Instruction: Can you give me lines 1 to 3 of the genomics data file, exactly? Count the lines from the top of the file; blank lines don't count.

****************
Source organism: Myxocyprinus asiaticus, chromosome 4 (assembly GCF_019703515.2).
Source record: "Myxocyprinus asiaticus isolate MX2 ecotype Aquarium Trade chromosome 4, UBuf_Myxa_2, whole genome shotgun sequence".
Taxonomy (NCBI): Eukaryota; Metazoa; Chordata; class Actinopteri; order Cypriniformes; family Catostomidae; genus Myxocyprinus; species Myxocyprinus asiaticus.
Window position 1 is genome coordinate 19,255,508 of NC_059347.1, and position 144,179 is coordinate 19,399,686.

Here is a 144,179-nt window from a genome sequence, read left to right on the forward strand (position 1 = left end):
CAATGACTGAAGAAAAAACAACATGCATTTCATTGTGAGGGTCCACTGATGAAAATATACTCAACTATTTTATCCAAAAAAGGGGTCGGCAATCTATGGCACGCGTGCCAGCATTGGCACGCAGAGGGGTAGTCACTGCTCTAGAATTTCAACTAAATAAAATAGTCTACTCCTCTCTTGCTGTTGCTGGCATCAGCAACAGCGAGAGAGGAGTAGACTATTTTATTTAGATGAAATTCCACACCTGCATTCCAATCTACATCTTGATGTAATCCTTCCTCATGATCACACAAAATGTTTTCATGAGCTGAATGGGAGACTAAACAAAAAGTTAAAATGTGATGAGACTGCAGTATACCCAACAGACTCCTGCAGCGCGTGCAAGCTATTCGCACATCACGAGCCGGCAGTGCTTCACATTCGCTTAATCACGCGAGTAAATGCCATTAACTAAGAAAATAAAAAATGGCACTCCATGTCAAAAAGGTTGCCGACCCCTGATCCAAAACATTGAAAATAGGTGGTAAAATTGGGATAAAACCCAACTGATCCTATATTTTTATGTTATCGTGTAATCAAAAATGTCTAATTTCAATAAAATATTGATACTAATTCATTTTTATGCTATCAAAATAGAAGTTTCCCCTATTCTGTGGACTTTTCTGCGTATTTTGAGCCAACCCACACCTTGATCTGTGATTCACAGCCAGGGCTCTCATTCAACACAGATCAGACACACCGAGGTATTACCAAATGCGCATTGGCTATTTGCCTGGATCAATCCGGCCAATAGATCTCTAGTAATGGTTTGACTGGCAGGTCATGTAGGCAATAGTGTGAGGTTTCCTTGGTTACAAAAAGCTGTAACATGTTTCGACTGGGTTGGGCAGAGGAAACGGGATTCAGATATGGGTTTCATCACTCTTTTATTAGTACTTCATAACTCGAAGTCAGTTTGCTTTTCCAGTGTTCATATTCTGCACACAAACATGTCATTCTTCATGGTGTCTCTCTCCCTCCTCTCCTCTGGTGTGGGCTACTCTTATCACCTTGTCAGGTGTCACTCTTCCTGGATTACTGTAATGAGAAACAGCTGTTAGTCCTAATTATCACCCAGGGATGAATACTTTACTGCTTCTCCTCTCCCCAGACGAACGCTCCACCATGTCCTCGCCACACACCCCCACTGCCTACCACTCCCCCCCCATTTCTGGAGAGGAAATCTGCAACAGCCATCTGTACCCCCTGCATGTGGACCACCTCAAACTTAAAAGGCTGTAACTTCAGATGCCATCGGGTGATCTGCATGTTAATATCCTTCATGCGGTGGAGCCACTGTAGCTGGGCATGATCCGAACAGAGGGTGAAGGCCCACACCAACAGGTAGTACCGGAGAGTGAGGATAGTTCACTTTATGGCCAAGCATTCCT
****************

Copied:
Source organism: Myxocyprinus asiaticus, chromosome 4 (assembly GCF_019703515.2).
Source record: "Myxocyprinus asiaticus isolate MX2 ecotype Aquarium Trade chromosome 4, UBuf_Myxa_2, whole genome shotgun sequence".
Taxonomy (NCBI): Eukaryota; Metazoa; Chordata; class Actinopteri; order Cypriniformes; family Catostomidae; genus Myxocyprinus; species Myxocyprinus asiaticus.